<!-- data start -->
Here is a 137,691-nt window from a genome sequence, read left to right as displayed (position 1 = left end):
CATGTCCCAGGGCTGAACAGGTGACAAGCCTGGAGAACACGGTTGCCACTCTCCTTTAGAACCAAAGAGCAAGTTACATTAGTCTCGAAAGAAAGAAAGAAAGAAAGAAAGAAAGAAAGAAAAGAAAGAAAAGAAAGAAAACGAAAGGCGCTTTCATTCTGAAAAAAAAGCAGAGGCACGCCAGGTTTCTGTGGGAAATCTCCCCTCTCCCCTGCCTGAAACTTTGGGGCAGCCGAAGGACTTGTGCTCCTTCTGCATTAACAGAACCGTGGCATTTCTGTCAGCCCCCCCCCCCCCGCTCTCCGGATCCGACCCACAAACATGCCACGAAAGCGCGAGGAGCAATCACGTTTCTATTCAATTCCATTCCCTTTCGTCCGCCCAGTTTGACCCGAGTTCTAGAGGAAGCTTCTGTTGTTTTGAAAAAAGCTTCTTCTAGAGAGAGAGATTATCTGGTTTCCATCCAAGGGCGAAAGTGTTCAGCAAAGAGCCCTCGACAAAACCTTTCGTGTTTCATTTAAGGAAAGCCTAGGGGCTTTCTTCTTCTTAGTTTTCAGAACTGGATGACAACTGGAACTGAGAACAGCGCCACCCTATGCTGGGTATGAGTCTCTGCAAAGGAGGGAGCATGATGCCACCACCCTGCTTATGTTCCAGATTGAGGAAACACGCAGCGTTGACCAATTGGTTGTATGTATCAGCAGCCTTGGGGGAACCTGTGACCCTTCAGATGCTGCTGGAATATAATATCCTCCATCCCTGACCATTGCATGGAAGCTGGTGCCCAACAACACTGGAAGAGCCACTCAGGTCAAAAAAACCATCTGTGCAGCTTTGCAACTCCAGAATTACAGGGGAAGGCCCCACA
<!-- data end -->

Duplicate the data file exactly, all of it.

Here is a 137,691-nt window from a genome sequence, read left to right as displayed (position 1 = left end):
CATGTCCCAGGGCTGAACAGGTGACAAGCCTGGAGAACACGGTTGCCACTCTCCTTTAGAACCAAAGAGCAAGTTACATTAGTCTCGAAAGAAAGAAAGAAAGAAAGAAAGAAAGAAAGAAAAGAAAGAAAAGAAAGAAAACGAAAGGCGCTTTCATTCTGAAAAAAAAGCAGAGGCACGCCAGGTTTCTGTGGGAAATCTCCCCTCTCCCCTGCCTGAAACTTTGGGGCAGCCGAAGGACTTGTGCTCCTTCTGCATTAACAGAACCGTGGCATTTCTGTCAGCCCCCCCCCCCCCGCTCTCCGGATCCGACCCACAAACATGCCACGAAAGCGCGAGGAGCAATCACGTTTCTATTCAATTCCATTCCCTTTCGTCCGCCCAGTTTGACCCGAGTTCTAGAGGAAGCTTCTGTTGTTTTGAAAAAAGCTTCTTCTAGAGAGAGAGATTATCTGGTTTCCATCCAAGGGCGAAAGTGTTCAGCAAAGAGCCCTCGACAAAACCTTTCGTGTTTCATTTAAGGAAAGCCTAGGGGCTTTCTTCTTCTTAGTTTTCAGAACTGGATGACAACTGGAACTGAGAACAGCGCCACCCTATGCTGGGTATGAGTCTCTGCAAAGGAGGGAGCATGATGCCACCACCCTGCTTATGTTCCAGATTGAGGAAACACGCAGCGTTGACCAATTGGTTGTATGTATCAGCAGCCTTGGGGGAACCTGTGACCCTTCAGATGCTGCTGGAATATAATATCCTCCATCCCTGACCATTGCATGGAAGCTGGTGCCCAACAACACTGGAAGAGCCACTCAGGTCAAAAAAACCATCTGTGCAGCTTTGCAACTCCAGAATTACAGGGGAAGGCCCCACA